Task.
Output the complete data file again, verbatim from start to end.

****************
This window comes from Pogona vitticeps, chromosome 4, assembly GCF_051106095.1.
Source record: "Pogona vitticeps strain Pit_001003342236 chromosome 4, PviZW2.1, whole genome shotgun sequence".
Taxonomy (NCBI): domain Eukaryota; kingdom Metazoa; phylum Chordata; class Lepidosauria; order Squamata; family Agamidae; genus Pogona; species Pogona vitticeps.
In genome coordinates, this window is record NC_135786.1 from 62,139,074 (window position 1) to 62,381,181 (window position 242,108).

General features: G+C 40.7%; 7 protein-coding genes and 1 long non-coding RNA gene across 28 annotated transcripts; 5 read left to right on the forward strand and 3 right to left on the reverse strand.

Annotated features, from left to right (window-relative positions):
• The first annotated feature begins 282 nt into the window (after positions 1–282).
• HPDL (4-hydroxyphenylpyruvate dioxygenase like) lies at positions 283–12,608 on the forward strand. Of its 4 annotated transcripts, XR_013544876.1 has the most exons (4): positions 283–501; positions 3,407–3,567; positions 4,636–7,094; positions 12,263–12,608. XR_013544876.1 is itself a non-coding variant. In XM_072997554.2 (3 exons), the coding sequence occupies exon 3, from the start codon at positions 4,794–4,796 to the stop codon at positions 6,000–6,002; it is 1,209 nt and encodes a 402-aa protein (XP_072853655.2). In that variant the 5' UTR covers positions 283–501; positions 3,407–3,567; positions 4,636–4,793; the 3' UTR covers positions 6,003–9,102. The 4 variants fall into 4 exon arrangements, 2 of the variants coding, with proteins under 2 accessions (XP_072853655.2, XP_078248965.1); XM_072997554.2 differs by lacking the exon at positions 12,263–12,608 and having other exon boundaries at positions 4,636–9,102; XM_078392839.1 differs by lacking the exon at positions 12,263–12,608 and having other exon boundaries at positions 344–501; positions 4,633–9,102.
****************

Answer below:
This window comes from Pogona vitticeps, chromosome 4, assembly GCF_051106095.1.
Source record: "Pogona vitticeps strain Pit_001003342236 chromosome 4, PviZW2.1, whole genome shotgun sequence".
Taxonomy (NCBI): domain Eukaryota; kingdom Metazoa; phylum Chordata; class Lepidosauria; order Squamata; family Agamidae; genus Pogona; species Pogona vitticeps.
In genome coordinates, this window is record NC_135786.1 from 62,139,074 (window position 1) to 62,381,181 (window position 242,108).

General features: G+C 40.7%; 7 protein-coding genes and 1 long non-coding RNA gene across 28 annotated transcripts; 5 read left to right on the forward strand and 3 right to left on the reverse strand.

Annotated features, from left to right (window-relative positions):
• The first annotated feature begins 282 nt into the window (after positions 1–282).
• HPDL (4-hydroxyphenylpyruvate dioxygenase like) lies at positions 283–12,608 on the forward strand. Of its 4 annotated transcripts, XR_013544876.1 has the most exons (4): positions 283–501; positions 3,407–3,567; positions 4,636–7,094; positions 12,263–12,608. XR_013544876.1 is itself a non-coding variant. In XM_072997554.2 (3 exons), the coding sequence occupies exon 3, from the start codon at positions 4,794–4,796 to the stop codon at positions 6,000–6,002; it is 1,209 nt and encodes a 402-aa protein (XP_072853655.2). In that variant the 5' UTR covers positions 283–501; positions 3,407–3,567; positions 4,636–4,793; the 3' UTR covers positions 6,003–9,102. The 4 variants fall into 4 exon arrangements, 2 of the variants coding, with proteins under 2 accessions (XP_072853655.2, XP_078248965.1); XM_072997554.2 differs by lacking the exon at positions 12,263–12,608 and having other exon boundaries at positions 4,636–9,102; XM_078392839.1 differs by lacking the exon at positions 12,263–12,608 and having other exon boundaries at positions 344–501; positions 4,633–9,102.